Rosado, L. A. (2013). Praxis II English to speakers of other languages. Arlington, Texas, Research & Education Association.
Sandoval, J. B., & Denham, K. E. (2021). Thinking like a linguist: An introduction to the science of language. Cambridge University Press.
Schulze, J. (2015). Academic language, English language learners, and systemic functional linguistics: Connecting theory and practice in teacher education. CATESOL Journal, 27(1), 109–132. https://pdfs.semanticscholar.org/4bb8/8802260db016472a684973cf55e1e4778acf.pdf
Schwartz, J. (2021). 10 strategies that support English language learners across all subjects. https://www.edutopia.org/article/10-strategies-support-english-language-learners-across-all-subjects
Science Daily. (2021). Foreign language learners should be exposed to slang in the classroom and here’s why.... https://www.sciencedaily.com/releases/2021/02/210217121727.htm
Sedita, J. (2018). Using morphology to teach vocabulary. Literacy Lines. https://keystoliteracy.com/blog/using-morphology-to-teach-vocabulary/
Siegel, J. (2016). Pragmatic activities for the speaking classroom. https://americanenglish.state.gov/files/ae/resource_files/etf_54_1_pg12-19.pdf
Small, L. H. (2020). Fundamentals of phonetics: A practical guide for students (5th ed.). Pearson.
Stevens, K. N. (2000). Acoustic phonetics. Massachusetts Institute of Technology.
Szczegielniak, A. (2017). Introduction to linguistic theory. Harvard Scholars. https://www.google.com/url?sa=t&rct=j&q=&esrc=s&source=web&cd=11&cad=rja&uact=8&ved=2ahUKEwjas_eNx4TgAhVHaq0KHR3SDUsQFjAKegQIAxAC&url=https%3A%2F%2Fscholar.harvard.edu%2Ffiles%2Fadam%2Ffiles%2Flanguage_acquisition.ppt.pdf&usg=AOvVaw1xaNisQPmfLyjQ2QU0CFrR
Tannen, D. (2018). Discourse analysis – What speakers do in conversation. Linguistic Society of America. https://www.linguisticsociety.org/resource/discourse-analysis-what-speakers-do-conversation
TedPower. (2018). Pronunciation. http://www.tedpower.co.uk/index.html
TESOL. (2017). Why K–12 teachers need to know about ESL grammar issues. Advancing Excellence in English Language Teaching. https://www.tesol.org/read-and-publish/journals/other-serial-publications/compleat-links/compleat-links-volume-6-issue-3-4-(october-2009)/why-k-12-teachers-need-to-know-about-esl-grammar-issues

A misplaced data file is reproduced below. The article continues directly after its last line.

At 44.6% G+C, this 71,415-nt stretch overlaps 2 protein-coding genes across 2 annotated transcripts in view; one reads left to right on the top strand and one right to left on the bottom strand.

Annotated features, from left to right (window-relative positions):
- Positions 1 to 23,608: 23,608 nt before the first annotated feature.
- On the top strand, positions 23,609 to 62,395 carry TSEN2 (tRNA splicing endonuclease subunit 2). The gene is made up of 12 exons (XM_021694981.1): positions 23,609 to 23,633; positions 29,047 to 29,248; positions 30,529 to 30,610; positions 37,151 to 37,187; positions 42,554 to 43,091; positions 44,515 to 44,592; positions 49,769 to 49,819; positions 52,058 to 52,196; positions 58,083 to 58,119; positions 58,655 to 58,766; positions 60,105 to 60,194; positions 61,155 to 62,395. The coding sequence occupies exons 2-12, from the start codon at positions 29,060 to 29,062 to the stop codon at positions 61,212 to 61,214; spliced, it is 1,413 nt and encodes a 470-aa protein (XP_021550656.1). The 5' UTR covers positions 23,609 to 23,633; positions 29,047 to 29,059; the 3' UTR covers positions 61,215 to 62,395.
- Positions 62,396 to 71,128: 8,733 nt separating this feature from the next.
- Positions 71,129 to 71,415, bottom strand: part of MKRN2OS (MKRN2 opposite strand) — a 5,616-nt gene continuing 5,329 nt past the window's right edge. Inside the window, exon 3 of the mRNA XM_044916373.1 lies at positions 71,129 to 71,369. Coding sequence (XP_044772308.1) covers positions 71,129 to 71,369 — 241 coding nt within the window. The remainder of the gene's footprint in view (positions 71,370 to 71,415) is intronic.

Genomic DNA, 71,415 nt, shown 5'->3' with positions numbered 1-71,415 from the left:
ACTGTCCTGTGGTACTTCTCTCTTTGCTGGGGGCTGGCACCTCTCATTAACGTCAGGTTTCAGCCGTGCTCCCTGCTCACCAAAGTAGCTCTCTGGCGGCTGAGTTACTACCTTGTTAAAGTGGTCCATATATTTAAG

Thomas, A. (2012). Building vocabulary through morphemes: Using word parts to unlock meaning. Center for Development & Learning. http://searkinstructionalfacilitation.pbworks.com/w/file/fetch/104146639/Phonics-BuildingVocabularyThroughMorphemes.pdf
Tuma, F., & Sherman, T. (2022). Recruiting help in word searches in L2 peer interaction: A multimodeal conversation-analytic study. Linguistics and Education, 67. https://doi.org/10.1016/j.linged.2021.100999
University of Sheffield. (2017). All about linguistics. http://all-about-linguistics.group.shef.ac.uk/about-this-website/
Vajda, E. J. (2018). Syntax. https://works.bepress.com/edward_vajda/82/
Van Dijk, T. A. (2015). Some aspects of text grammars: A study in theoretical linguistics and poetics. Zuid-Nederlandsche Drukkerij N.V., Printers.
Varsity Tutors. (2019). Grammar and parts of speech: Useful resources. Web English Teacher. https://www.varsitytutors.com/englishteacher/grammar
Vasquez, V. (2022). Scaffolding techniques for English language learners: Part 1. https://www.collaborativeclassroom.org/blog/scaffolding-techniques-english-language-learners-part-1/
Verner, S. (2019). Everything your ESL students need to know about nouns. https://busyteacher.org/20878-everything-your-esl-students-need-to-know-about.html
VIPKID. (2018). 9 ways to teach adjectives to ESL students. https://busyteacher.org/17877-teach-adjectives-9-creative-writing-idea.html
Warner, J. (2018). Why they can’t write: Killing the five-paragraph essay and other necessities. Johns Hopkins University Press.
Watson, S. (2017). Dipthongs: The sliding vowels. ThoughtCo. https://www.thoughtco.com/sounds-in-spelling-the-dipthongs-3111059
Wolfram, W. (2017). Sociolinguistics. Linguistic Society of America. https://www.linguisticsociety.org/resource/sociolinguistics
Yule, G. (2020). The study of language. Cambridge University Press.
Zacarian, D. (2011). Using RTI effectively with English language learners. http://www.colorincolorado.org/article/rti-and-english-language-learners
Course content is updated every three years. Due to this update timeline, some URL links may no longer be active or may have changed. Please type the title of the organization into the command line of any Internet browser search window and you will be able to find whether the URL link is still active or any new link to the corresponding organization’s web home page.